Winter entertaining – cocktails and curry

I had my university friends over for dinner at the weekend – it was originally meant to be festive drinks in town, but I suggested a cosy dinner at my place would avoid the seasonal mayhem and expense of central London.

I then got mildly freaked out that I’d not cooked for a dinner party for a long long time, and that I was going to let the side down with non-matching chipped crockery. Idiot. I promptly snapped myself out of that – these are my best friends for god’s sake! As long as they’re got plenty of booze on the go, they won’t even notice!

I also took the heat off myself by sharing the meal prep around the group. Ele and Rich bought the nibbles, Jonny the starter, I did the main and Ris and Dan bought the dessert. When you’ve got two small children to look after there is a limit to how much time you can spend on one meal, so I can thoroughly recommend this approach. No one seemed to mind.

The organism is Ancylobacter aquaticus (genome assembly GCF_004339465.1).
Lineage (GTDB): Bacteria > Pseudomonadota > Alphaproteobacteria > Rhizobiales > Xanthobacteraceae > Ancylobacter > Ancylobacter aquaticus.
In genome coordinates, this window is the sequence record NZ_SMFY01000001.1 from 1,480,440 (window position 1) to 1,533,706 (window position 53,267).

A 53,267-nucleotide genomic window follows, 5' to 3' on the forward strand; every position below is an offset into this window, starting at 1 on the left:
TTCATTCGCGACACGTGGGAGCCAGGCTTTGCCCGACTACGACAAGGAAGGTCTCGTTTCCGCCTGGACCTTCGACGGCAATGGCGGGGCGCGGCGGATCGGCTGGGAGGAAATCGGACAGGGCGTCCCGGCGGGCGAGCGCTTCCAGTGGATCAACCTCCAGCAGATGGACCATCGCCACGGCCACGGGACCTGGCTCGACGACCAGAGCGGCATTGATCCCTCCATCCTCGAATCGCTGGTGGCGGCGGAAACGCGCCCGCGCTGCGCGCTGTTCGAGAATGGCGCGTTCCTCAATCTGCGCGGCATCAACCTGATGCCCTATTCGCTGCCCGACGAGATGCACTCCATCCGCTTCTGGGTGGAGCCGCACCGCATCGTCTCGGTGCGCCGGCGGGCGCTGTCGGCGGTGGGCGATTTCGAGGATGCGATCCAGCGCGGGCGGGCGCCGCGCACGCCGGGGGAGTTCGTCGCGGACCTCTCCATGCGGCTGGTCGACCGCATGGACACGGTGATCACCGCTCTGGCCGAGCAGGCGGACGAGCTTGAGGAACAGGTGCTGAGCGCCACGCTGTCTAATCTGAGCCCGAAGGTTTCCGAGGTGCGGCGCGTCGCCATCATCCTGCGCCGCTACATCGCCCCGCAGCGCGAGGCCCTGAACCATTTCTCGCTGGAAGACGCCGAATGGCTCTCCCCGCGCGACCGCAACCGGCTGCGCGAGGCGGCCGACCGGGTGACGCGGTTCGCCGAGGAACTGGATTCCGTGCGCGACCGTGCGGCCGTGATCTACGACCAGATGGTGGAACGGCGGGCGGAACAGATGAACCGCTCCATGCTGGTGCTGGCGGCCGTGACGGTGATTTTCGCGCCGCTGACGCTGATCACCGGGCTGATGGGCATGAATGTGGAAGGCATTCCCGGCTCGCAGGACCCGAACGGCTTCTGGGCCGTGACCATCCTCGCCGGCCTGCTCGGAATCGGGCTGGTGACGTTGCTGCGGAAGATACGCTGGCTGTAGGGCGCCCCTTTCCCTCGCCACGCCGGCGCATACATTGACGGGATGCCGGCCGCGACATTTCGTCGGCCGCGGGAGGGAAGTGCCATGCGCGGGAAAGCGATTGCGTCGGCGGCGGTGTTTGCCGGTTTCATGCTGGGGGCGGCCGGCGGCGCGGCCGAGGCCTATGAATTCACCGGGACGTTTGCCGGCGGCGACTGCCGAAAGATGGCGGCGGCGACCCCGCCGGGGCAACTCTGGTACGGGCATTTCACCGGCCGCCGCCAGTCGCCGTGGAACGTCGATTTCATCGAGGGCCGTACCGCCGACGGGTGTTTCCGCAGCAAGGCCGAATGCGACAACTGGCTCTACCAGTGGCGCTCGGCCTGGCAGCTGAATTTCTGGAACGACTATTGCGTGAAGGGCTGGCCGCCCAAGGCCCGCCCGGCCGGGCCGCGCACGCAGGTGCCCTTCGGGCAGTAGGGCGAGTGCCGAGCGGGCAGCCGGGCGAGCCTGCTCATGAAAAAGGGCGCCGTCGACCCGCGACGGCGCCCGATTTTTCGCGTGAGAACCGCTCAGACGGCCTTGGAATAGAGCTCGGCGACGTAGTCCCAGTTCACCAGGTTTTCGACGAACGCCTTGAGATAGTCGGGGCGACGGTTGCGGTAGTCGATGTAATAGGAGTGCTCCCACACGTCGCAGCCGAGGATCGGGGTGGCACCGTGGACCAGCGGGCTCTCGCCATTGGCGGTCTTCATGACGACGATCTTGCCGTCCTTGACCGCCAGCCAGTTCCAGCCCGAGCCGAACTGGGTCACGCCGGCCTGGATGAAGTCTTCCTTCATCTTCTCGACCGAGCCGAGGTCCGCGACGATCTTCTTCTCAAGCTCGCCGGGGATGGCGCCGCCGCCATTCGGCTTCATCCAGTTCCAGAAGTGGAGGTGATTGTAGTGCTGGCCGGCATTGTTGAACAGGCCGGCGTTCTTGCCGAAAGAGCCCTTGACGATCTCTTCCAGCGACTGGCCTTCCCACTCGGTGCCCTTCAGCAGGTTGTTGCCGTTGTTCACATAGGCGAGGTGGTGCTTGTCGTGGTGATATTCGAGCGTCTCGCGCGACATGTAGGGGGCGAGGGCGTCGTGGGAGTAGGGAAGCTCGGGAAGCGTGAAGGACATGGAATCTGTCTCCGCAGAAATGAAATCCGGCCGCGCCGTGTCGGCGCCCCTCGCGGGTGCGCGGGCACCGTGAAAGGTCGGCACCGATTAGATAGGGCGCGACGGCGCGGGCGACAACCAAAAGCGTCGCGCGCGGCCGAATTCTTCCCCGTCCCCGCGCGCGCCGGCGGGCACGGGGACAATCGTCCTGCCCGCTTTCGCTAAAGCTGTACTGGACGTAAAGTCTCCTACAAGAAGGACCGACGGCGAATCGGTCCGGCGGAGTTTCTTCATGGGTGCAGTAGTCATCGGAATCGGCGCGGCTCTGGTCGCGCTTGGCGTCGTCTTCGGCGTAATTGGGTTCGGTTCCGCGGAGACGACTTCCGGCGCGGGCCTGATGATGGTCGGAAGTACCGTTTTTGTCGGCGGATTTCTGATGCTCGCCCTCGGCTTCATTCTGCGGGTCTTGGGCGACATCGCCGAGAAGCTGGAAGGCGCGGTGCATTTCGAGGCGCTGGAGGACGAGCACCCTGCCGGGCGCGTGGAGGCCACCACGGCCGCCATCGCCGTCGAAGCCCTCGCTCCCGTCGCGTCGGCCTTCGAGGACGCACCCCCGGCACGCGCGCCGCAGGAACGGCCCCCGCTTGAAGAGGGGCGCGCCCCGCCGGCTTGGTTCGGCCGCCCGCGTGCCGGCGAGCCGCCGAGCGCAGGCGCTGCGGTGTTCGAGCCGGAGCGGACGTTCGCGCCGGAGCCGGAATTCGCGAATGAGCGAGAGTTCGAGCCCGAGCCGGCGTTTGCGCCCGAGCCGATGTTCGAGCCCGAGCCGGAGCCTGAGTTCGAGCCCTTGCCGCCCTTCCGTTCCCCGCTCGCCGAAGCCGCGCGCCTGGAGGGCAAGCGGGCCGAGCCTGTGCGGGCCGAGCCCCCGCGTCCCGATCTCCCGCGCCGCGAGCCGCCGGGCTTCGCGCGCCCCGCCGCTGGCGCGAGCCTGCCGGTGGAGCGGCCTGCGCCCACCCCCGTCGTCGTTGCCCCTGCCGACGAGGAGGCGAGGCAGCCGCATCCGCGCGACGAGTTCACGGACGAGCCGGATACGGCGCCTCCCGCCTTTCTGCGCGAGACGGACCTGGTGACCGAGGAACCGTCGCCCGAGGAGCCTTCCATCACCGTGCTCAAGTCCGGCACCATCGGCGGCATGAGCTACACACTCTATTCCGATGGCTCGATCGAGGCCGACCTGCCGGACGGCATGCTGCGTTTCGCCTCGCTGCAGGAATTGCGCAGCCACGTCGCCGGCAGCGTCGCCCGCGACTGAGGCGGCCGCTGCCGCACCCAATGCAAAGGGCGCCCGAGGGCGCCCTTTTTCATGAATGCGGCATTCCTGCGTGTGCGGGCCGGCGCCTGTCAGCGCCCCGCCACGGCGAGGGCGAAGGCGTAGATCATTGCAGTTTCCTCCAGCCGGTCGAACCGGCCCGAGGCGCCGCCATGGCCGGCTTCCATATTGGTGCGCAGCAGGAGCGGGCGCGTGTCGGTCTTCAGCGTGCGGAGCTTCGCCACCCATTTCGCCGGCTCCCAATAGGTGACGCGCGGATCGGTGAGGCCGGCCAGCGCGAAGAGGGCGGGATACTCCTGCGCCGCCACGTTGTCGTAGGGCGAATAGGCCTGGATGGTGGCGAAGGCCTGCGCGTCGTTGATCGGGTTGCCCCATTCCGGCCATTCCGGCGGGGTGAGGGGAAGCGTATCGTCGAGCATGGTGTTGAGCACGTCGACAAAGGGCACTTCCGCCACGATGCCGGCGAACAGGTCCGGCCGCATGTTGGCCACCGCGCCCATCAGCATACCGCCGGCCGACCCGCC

I was going to offer up mulled wine as a welcome tipple, but after a flick through some magazines I came up with the far more inspiring prospect of Apple Rum Cocktails!!

The recipe’s from the November issue of Waitrose Kitchen magazine in an article about Rachel Allen’s effortless weekend parties. I tried not to feel nauseous after reading the rather breathless piece about her seemingly perfect-looking life as she cooks for the masses in her beachside kitchen and looks immaculate despite having three kids.